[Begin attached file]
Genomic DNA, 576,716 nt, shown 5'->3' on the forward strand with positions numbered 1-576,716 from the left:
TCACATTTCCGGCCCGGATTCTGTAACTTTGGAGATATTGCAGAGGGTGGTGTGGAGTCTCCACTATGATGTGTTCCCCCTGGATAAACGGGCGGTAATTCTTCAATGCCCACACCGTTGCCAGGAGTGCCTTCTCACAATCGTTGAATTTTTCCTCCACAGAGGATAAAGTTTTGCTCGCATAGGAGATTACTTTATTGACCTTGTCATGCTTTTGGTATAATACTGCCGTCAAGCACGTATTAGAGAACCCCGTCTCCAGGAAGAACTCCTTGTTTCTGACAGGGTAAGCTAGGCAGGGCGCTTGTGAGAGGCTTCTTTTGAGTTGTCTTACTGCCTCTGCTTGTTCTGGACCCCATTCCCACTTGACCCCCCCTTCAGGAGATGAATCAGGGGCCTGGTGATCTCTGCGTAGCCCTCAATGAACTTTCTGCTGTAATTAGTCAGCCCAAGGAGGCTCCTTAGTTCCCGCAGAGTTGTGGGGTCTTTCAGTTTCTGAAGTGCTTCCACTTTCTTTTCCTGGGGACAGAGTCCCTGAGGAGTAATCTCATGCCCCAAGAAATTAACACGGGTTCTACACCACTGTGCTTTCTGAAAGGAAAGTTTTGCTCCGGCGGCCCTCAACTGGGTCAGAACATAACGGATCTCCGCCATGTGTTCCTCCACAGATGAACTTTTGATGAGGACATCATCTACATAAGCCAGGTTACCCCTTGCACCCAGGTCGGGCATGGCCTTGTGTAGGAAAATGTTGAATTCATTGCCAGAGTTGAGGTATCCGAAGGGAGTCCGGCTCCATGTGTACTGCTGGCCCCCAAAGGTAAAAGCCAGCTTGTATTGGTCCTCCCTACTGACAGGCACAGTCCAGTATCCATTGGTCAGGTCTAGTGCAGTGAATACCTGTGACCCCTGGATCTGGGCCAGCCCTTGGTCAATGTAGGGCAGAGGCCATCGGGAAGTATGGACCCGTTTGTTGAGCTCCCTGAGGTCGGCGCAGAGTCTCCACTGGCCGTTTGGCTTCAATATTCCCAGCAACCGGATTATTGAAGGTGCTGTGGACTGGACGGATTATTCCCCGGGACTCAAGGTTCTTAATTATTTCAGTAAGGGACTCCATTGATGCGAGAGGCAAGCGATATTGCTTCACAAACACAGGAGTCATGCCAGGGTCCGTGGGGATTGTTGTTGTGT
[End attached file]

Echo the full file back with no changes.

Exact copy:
Genomic DNA, 576,716 nt, shown 5'->3' on the forward strand with positions numbered 1-576,716 from the left:
TCACATTTCCGGCCCGGATTCTGTAACTTTGGAGATATTGCAGAGGGTGGTGTGGAGTCTCCACTATGATGTGTTCCCCCTGGATAAACGGGCGGTAATTCTTCAATGCCCACACCGTTGCCAGGAGTGCCTTCTCACAATCGTTGAATTTTTCCTCCACAGAGGATAAAGTTTTGCTCGCATAGGAGATTACTTTATTGACCTTGTCATGCTTTTGGTATAATACTGCCGTCAAGCACGTATTAGAGAACCCCGTCTCCAGGAAGAACTCCTTGTTTCTGACAGGGTAAGCTAGGCAGGGCGCTTGTGAGAGGCTTCTTTTGAGTTGTCTTACTGCCTCTGCTTGTTCTGGACCCCATTCCCACTTGACCCCCCCTTCAGGAGATGAATCAGGGGCCTGGTGATCTCTGCGTAGCCCTCAATGAACTTTCTGCTGTAATTAGTCAGCCCAAGGAGGCTCCTTAGTTCCCGCAGAGTTGTGGGGTCTTTCAGTTTCTGAAGTGCTTCCACTTTCTTTTCCTGGGGACAGAGTCCCTGAGGAGTAATCTCATGCCCCAAGAAATTAACACGGGTTCTACACCACTGTGCTTTCTGAAAGGAAAGTTTTGCTCCGGCGGCCCTCAACTGGGTCAGAACATAACGGATCTCCGCCATGTGTTCCTCCACAGATGAACTTTTGATGAGGACATCATCTACATAAGCCAGGTTACCCCTTGCACCCAGGTCGGGCATGGCCTTGTGTAGGAAAATGTTGAATTCATTGCCAGAGTTGAGGTATCCGAAGGGAGTCCGGCTCCATGTGTACTGCTGGCCCCCAAAGGTAAAAGCCAGCTTGTATTGGTCCTCCCTACTGACAGGCACAGTCCAGTATCCATTGGTCAGGTCTAGTGCAGTGAATACCTGTGACCCCTGGATCTGGGCCAGCCCTTGGTCAATGTAGGGCAGAGGCCATCGGGAAGTATGGACCCGTTTGTTGAGCTCCCTGAGGTCGGCGCAGAGTCTCCACTGGCCGTTTGGCTTCAATATTCCCAGCAACCGGATTATTGAAGGTGCTGTGGACTGGACGGATTATTCCCCGGGACTCAAGGTTCTTAATTATTTCAGTAAGGGACTCCATTGATGCGAGAGGCAAGCGATATTGCTTCACAAACACAGGAGTCATGCCAGGGTCCGTGGGGATTGTTGTTGTGT